If you’ve surfed sites like Mashable, Wetpaint and The Mirror in the past week, you may have noticed a little plug-in widget on the bottom right hand corner of the screen (see the screenshot at left). This little handy box is called the “Recommendations Bar,” and it is the latest way that Facebook plans to make content more social. But it also might be just another invasion of user privacy.
In a recent post on Facebook’s Developer Blog, Jeffrey Spehar, a Software Engineer at the social media site, introduced the Recommendations Bar to the masses. He writes that the tool is “a new social plug-in that helps people find articles based on what their friends like and share from your site. As a person reads an article, a small pop-up surfaces at the bottom of the screen highlighting recommended articles and prompting them to like the page. Recommendations are based on content that friends have explicitly liked and shared in your app or website.”
According to Facebook, the tool is great for website traffic, as in the early testing phases stories featured in the Recommendations Bar as getting three times as many clicks. However, at what price to user privacy?
The window appears, similar to Facebook’s Chat functionality, as a pop-up that can be minimized. Emil Protalinski, of CNET, writes, “As you’re trying to concentrate on reading an article, you will be annoyingly disturbed with a pop-up that highlights recommended articles you should read, and also prompted to Like the Web page. Facebook says recommendations are based on content your Facebook friends have ‘explicitly’ Liked and Shared on the same Web site, or in the Web site’s app…When you Like an article using the Recommendations Bar, a story is published on your Timeline and on your Facebook friends’ News Feed. In other words, this is just a more invasive version of the Like button and Recommendations Box.”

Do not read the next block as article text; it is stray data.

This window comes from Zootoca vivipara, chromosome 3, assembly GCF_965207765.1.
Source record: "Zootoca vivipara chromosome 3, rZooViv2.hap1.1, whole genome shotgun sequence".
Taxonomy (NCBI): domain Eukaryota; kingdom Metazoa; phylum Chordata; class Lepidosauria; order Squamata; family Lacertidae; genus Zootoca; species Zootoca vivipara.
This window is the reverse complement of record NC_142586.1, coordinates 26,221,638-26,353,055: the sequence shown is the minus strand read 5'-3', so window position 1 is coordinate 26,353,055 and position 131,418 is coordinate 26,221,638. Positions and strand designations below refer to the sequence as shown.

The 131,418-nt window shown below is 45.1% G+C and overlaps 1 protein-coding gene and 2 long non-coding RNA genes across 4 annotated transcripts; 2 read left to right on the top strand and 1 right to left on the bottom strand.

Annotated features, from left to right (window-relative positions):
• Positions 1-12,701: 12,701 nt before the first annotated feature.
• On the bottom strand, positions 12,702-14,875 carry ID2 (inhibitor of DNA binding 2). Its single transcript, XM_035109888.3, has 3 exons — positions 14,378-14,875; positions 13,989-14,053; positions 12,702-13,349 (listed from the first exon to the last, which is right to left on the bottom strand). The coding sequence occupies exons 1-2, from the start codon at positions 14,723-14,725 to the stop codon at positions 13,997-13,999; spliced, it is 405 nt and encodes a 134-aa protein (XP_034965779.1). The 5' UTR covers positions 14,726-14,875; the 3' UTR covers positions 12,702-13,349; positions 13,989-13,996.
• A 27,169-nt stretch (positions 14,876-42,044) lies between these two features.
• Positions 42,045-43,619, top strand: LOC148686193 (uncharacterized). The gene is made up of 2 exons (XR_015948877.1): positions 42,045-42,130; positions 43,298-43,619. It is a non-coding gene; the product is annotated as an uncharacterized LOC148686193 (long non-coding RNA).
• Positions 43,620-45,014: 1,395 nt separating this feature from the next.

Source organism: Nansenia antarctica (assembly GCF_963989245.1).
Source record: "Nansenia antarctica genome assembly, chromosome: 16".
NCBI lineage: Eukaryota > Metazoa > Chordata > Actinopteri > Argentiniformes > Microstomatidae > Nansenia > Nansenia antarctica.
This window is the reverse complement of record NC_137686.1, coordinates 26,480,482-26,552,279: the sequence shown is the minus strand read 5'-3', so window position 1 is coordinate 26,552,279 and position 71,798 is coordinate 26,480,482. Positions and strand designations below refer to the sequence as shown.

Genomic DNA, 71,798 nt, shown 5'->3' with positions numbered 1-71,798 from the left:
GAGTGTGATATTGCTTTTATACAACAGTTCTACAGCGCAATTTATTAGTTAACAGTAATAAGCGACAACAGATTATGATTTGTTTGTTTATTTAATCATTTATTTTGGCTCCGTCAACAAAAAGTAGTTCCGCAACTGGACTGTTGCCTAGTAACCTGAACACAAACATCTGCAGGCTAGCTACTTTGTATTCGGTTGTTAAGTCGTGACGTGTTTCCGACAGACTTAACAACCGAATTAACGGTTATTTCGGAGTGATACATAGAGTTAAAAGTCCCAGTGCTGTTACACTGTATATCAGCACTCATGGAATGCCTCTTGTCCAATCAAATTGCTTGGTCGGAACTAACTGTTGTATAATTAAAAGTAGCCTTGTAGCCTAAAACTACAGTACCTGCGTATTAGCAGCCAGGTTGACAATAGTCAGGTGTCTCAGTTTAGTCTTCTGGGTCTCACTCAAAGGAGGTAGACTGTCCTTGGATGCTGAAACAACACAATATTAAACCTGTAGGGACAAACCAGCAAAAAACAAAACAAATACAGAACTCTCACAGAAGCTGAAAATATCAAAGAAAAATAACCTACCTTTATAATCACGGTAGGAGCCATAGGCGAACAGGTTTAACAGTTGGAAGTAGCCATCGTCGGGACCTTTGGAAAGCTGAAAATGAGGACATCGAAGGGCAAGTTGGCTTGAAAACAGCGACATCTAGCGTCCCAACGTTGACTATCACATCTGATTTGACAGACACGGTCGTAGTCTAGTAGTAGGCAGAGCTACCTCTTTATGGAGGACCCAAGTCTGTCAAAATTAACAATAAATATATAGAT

Fast Company’s Sarah Kessler notes that this tool is Facebook’s way of taking the data it has on its user and making it public. She explains, “Facebook already knows which articles your friends are liking and sharing, and they are finally ready to share that information with you–and publishers.”
So it is obvious that publisher’s will benefit from this feature: they will get more clickthroughs and will know more about what their readers are consuming and sharing socially. But, as PC World’s Ed Oswald asks, what is the benefit for the user? He writes, “There isn’t really one–it’s just another reason to be worried about your privacy on the social networking site…Don’t get me wrong–relevant recommendations from friends might be helpful. There’s a good chance that the recommended content will be something that we’ll be interested in reading, since we often pick our friends based on shared interests.”
So what do you think of the Recommendations Bar?